Curriculum Guideline

Globalization and the World Economy

Effective Date:
Course
Discontinued
No
Course Code
ECON 1103
Descriptive
Globalization and the World Economy
Department
Economics
Faculty
Commerce & Business Administration
Credits
3.00
Start Date
End Term
Not Specified
PLAR
No
Semester Length
15 Weeks X 4 Hours per Week = 60 Hours
Max Class Size
35
Contact Hours
Lecture: 3 Hours Discussion: 1 Hour
Method Of Instruction
Lecture
Methods Of Instruction

Lecture and discussion.

Course Description
Globalization and the World Economy provides an overview of the broad economic trends in the development of the world economy since the second world war. The course will address the major debates relating to economic interdependence, economic development and growth, the patterns of international trade and investment, global financial markets, natural resource scarcity, and the role of major multilateral economic institutions such as the World Bank and IMF. The course will also introduce some of the main economic theories which have played a significant role in these debates. The material presented in this course will appeal to anyone looking for a deeper understanding of contemporary world events in the economic, political and social spheres.
Course Content
  1. Facts relating to the global economy in the 21st century
  2. Review of economic concepts relating to markets
  3. Overview of world trade
  4. Protectionism vs free trade
  5. Commercial Policy since the second world war
  6. Foreign direct investment and locational competition between governments
  7. Economic growth, income distribution, poverty and population growth
  8. Energy and the world oil market
  9. Global financial markets
  10. World monetary system and financial imbalances
  11. Global warming and Kyoto
  12. The global information economy
Learning Outcomes

The student will be able to: 

  1. Describe the state of the world economy at the beginning of the 21 st century;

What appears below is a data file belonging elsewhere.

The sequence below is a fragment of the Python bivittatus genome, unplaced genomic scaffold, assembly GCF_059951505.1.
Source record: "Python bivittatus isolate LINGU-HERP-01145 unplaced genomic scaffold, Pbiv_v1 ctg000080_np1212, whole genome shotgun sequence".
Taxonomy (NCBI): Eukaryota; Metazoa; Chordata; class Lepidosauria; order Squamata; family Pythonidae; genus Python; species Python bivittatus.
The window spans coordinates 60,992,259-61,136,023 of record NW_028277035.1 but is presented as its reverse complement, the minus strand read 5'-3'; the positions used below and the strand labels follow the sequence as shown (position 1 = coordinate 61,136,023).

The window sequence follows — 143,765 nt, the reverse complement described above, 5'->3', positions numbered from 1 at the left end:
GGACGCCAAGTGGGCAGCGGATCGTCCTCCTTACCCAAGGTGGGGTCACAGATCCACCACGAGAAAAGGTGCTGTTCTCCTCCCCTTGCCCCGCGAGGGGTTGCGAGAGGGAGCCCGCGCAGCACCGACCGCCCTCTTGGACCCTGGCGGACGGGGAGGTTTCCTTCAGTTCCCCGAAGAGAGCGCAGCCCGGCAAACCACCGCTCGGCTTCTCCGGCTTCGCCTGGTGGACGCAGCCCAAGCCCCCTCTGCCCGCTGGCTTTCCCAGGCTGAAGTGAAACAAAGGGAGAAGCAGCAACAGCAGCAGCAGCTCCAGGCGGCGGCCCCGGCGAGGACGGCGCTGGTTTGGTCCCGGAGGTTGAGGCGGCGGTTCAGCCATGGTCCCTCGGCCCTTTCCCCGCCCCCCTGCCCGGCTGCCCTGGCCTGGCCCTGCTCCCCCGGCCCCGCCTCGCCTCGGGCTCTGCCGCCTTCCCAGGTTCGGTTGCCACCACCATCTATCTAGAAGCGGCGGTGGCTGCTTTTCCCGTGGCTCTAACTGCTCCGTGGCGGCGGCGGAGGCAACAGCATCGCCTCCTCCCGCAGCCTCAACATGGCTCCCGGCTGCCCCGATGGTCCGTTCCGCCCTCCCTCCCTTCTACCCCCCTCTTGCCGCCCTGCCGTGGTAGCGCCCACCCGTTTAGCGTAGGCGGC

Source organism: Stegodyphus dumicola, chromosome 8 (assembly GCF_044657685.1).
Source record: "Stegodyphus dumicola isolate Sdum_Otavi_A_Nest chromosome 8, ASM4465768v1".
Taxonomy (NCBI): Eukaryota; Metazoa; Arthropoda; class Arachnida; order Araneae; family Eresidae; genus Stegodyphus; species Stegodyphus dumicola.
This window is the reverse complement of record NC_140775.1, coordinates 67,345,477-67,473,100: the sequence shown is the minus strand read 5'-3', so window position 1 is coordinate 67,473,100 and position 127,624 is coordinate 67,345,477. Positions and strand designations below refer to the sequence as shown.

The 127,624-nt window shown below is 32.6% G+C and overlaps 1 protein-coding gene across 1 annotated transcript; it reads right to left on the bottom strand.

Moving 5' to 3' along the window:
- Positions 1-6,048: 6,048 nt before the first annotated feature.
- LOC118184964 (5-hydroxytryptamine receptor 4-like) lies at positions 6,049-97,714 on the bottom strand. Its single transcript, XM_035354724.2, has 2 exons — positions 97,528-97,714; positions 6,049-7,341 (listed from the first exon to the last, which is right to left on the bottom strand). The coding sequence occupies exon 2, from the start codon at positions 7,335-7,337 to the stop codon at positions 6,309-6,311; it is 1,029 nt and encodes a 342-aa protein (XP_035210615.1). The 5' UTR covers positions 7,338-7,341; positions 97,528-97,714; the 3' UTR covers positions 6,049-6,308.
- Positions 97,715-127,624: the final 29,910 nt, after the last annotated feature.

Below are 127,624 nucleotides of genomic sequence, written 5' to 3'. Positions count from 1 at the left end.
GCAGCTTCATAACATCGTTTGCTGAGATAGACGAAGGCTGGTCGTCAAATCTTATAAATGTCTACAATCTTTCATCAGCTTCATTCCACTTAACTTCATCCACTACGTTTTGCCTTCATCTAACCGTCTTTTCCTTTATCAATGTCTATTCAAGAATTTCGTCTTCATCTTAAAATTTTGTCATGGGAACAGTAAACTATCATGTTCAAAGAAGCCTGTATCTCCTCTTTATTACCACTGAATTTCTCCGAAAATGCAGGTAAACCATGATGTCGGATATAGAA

2. Explain the issues surrounding the debate over protectionism vs free trade;
  3. Outline the major international agreements governing commercial policy;
  4. Explain the major issues associated with direct foreign investment;
  5. Analyze the issues associated with economic growth, income distribution and poverty, and population growth;
  6. Explain the growth of global financial markets;
  7. Evaluate the role played by major multilateral institutions such as the IMF and World Bank.
Means of Assessment
Paper  0% - 20%
Assignments  0% - 30%
Term Tests  0% - 20%
Midterm Exam       20% - 40%
Final Exam 20% - 40%
Total        100%

Students may conduct research as part of their coursework in this class. Instructors for the course are responsible for ensuring that student research projects comply with College policies on ethical conduct for research involving humans, which can require obtaining Informed Consent from participants and getting the approval of the Douglas College Research Ethics Board prior to conducting the research.

Textbook Materials

Textbooks and Materials to be Purchased by Students

To be chosen from:

Friedman, Thomas. The Lexus and the Olive Tree, Latest Ed.  Anchor Books.

 

Wolf, Martin. Why Globalization Works, Latest Ed. Yale University Press.

Equivalencies

Courses listed here are equivalent to this course and cannot be taken for further credit:

  • No equivalency courses